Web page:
Our readings today focus on the Law. Moses is very effusive in bringing the Law to the people of God. These people never had a homeland; they were pilgrims who had been saved from slavery in Egypt and were headed to their own land, a land “rich in milk and honey.” This community saw itself as a theocracy because their laws came directly from the God who had saved them and would continue to protect them.
As a people who had never had a homeland, a legal system was essential for creating a society, a system of ethics, the protection of the most vulnerable, and common religious rituals. These would hold them together and distinguish them from the nations and peoples surrounding them. Sadly, as often happens over time, the laws take on a life of their own as they lose their original impetus.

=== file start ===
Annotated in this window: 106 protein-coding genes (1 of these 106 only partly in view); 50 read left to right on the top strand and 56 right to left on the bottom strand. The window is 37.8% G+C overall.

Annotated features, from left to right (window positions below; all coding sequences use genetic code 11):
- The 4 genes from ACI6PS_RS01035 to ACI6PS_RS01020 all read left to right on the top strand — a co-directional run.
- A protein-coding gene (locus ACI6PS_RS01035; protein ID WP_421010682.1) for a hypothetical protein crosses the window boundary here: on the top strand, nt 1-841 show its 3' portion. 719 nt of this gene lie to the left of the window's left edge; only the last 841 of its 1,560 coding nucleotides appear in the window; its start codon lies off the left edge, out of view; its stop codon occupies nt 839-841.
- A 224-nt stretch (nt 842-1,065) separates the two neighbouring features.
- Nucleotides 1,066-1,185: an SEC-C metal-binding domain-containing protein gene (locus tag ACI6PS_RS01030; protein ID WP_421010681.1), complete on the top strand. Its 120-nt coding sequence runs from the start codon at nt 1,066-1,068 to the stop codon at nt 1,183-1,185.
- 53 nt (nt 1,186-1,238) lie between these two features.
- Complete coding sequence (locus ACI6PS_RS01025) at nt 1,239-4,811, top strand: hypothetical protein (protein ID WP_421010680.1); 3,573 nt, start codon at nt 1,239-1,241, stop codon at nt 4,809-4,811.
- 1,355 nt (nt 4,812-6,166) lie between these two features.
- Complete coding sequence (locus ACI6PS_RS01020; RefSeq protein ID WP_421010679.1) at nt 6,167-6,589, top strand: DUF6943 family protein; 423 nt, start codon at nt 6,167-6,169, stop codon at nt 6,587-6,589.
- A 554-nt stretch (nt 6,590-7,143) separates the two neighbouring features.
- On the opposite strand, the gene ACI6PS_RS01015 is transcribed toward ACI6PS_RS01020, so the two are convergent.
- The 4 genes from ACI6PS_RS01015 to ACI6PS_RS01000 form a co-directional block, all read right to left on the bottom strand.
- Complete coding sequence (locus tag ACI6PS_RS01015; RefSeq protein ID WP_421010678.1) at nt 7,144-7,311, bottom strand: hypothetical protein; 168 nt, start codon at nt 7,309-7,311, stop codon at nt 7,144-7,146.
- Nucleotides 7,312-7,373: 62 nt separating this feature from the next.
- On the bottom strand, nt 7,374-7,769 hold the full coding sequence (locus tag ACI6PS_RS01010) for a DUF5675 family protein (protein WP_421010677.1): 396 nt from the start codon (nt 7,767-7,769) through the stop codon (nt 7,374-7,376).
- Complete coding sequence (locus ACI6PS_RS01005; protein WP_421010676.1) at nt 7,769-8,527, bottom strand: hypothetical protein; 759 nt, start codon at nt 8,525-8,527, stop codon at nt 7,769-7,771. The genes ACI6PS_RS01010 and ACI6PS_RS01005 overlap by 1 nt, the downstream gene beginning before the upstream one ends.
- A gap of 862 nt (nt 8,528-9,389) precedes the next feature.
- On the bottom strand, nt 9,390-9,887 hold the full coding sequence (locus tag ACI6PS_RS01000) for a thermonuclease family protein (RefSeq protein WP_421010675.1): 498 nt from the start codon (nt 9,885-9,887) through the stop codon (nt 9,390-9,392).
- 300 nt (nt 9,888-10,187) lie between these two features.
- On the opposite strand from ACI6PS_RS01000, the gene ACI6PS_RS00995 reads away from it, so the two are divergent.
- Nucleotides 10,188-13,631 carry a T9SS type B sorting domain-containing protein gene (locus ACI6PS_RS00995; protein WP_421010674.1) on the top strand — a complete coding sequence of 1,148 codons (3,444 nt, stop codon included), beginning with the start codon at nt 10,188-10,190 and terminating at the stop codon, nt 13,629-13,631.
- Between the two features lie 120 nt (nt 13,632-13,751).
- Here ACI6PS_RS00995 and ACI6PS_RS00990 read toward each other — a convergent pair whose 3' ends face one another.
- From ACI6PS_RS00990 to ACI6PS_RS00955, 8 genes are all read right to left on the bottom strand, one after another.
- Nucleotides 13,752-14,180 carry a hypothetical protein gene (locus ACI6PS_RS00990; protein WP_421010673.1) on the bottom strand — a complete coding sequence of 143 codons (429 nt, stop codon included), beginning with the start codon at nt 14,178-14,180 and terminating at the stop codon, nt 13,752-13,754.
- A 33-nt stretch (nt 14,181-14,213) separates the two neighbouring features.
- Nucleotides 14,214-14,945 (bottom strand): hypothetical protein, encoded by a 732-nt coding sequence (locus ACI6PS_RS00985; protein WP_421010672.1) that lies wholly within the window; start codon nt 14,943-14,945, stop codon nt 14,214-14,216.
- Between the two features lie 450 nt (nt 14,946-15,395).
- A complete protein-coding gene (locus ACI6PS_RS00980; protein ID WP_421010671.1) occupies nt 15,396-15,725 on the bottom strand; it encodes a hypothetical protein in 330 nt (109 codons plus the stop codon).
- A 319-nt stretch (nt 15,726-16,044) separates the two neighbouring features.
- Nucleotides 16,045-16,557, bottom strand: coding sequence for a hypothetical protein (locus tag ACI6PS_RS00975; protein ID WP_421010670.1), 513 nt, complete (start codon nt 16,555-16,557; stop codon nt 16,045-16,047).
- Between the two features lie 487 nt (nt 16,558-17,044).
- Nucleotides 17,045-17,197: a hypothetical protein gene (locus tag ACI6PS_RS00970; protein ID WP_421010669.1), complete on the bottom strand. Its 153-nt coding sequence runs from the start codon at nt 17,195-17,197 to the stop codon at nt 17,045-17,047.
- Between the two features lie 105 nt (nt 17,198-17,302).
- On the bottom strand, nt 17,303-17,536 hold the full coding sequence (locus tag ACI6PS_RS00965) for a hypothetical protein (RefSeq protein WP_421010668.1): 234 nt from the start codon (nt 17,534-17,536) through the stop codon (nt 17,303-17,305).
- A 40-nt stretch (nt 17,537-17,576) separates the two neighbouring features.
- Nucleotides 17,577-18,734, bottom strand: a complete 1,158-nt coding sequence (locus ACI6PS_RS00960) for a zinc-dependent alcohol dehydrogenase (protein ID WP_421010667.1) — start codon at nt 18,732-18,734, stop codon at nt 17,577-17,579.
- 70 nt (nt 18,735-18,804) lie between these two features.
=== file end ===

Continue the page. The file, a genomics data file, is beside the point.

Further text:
In our Gospel reading today, we see a recurring theme regarding the religious leaders of Jesus’ time who were laser-focused on the minutiae of the law rather than its central message. Jesus states that he is the fulfillment of the law. He was the One that the prophets and the Law had foretold. He is the God-man who did not cling to his divinity but emptied himself to reveal the intensity of God’s love for all of creation.
Jesus continues to empty himself as he comes to us in bread and wine. He invites us to share in his divine life by eating his Body and Blood and then emptying ourselves in the service of those most in need. The Eucharist is the food that nourishes us in our journey to recognizing and serving him in others.
Let Us Pray:
Lord, your creation displays your magnificence and your love. May we see your presence in so much beauty in the world around us, especially in those who cry out to us in hunger, pain, isolation, alienation, and violence. May we be your incarnation in that service. Amen.
Eucharistic Reflection – Center for Eucharistic Evangelizing (eucharisticevangelizing.com)
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